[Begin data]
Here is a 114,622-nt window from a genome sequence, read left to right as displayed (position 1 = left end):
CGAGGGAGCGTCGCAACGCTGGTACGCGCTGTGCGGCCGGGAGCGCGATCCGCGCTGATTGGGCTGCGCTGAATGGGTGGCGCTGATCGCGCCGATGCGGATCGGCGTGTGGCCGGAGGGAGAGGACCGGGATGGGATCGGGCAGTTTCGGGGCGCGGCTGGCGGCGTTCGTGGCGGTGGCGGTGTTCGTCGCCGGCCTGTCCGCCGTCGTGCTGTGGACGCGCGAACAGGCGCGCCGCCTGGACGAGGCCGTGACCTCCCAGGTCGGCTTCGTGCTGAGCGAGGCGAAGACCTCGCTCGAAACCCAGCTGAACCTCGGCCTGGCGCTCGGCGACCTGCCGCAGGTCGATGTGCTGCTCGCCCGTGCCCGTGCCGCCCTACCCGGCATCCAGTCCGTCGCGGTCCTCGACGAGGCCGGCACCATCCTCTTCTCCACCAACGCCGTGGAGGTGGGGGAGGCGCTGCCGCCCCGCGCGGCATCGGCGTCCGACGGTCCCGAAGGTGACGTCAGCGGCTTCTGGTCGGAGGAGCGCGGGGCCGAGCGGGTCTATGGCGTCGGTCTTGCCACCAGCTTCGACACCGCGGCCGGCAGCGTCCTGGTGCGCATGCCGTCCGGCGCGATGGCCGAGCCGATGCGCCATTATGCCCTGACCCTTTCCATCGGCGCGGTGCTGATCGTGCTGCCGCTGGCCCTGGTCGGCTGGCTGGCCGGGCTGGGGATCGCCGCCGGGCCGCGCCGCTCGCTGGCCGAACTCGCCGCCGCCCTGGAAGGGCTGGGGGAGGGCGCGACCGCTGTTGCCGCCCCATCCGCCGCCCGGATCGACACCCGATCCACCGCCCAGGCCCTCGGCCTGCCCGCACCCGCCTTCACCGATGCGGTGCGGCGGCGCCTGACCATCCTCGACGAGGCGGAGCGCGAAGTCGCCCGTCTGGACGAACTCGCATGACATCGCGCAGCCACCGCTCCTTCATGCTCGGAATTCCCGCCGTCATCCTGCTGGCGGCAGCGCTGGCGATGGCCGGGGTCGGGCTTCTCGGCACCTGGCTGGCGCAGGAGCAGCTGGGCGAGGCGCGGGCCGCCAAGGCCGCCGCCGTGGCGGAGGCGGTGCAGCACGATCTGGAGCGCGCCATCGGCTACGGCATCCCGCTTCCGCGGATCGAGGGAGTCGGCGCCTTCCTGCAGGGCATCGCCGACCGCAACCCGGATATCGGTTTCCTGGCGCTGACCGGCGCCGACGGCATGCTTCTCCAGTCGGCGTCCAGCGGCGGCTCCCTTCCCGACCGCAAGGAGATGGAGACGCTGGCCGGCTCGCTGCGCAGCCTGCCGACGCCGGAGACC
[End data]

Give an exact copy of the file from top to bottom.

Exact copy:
Here is a 114,622-nt window from a genome sequence, read left to right as displayed (position 1 = left end):
CGAGGGAGCGTCGCAACGCTGGTACGCGCTGTGCGGCCGGGAGCGCGATCCGCGCTGATTGGGCTGCGCTGAATGGGTGGCGCTGATCGCGCCGATGCGGATCGGCGTGTGGCCGGAGGGAGAGGACCGGGATGGGATCGGGCAGTTTCGGGGCGCGGCTGGCGGCGTTCGTGGCGGTGGCGGTGTTCGTCGCCGGCCTGTCCGCCGTCGTGCTGTGGACGCGCGAACAGGCGCGCCGCCTGGACGAGGCCGTGACCTCCCAGGTCGGCTTCGTGCTGAGCGAGGCGAAGACCTCGCTCGAAACCCAGCTGAACCTCGGCCTGGCGCTCGGCGACCTGCCGCAGGTCGATGTGCTGCTCGCCCGTGCCCGTGCCGCCCTACCCGGCATCCAGTCCGTCGCGGTCCTCGACGAGGCCGGCACCATCCTCTTCTCCACCAACGCCGTGGAGGTGGGGGAGGCGCTGCCGCCCCGCGCGGCATCGGCGTCCGACGGTCCCGAAGGTGACGTCAGCGGCTTCTGGTCGGAGGAGCGCGGGGCCGAGCGGGTCTATGGCGTCGGTCTTGCCACCAGCTTCGACACCGCGGCCGGCAGCGTCCTGGTGCGCATGCCGTCCGGCGCGATGGCCGAGCCGATGCGCCATTATGCCCTGACCCTTTCCATCGGCGCGGTGCTGATCGTGCTGCCGCTGGCCCTGGTCGGCTGGCTGGCCGGGCTGGGGATCGCCGCCGGGCCGCGCCGCTCGCTGGCCGAACTCGCCGCCGCCCTGGAAGGGCTGGGGGAGGGCGCGACCGCTGTTGCCGCCCCATCCGCCGCCCGGATCGACACCCGATCCACCGCCCAGGCCCTCGGCCTGCCCGCACCCGCCTTCACCGATGCGGTGCGGCGGCGCCTGACCATCCTCGACGAGGCGGAGCGCGAAGTCGCCCGTCTGGACGAACTCGCATGACATCGCGCAGCCACCGCTCCTTCATGCTCGGAATTCCCGCCGTCATCCTGCTGGCGGCAGCGCTGGCGATGGCCGGGGTCGGGCTTCTCGGCACCTGGCTGGCGCAGGAGCAGCTGGGCGAGGCGCGGGCCGCCAAGGCCGCCGCCGTGGCGGAGGCGGTGCAGCACGATCTGGAGCGCGCCATCGGCTACGGCATCCCGCTTCCGCGGATCGAGGGAGTCGGCGCCTTCCTGCAGGGCATCGCCGACCGCAACCCGGATATCGGTTTCCTGGCGCTGACCGGCGCCGACGGCATGCTTCTCCAGTCGGCGTCCAGCGGCGGCTCCCTTCCCGACCGCAAGGAGATGGAGACGCTGGCCGGCTCGCTGCGCAGCCTGCCGACGCCGGAGACC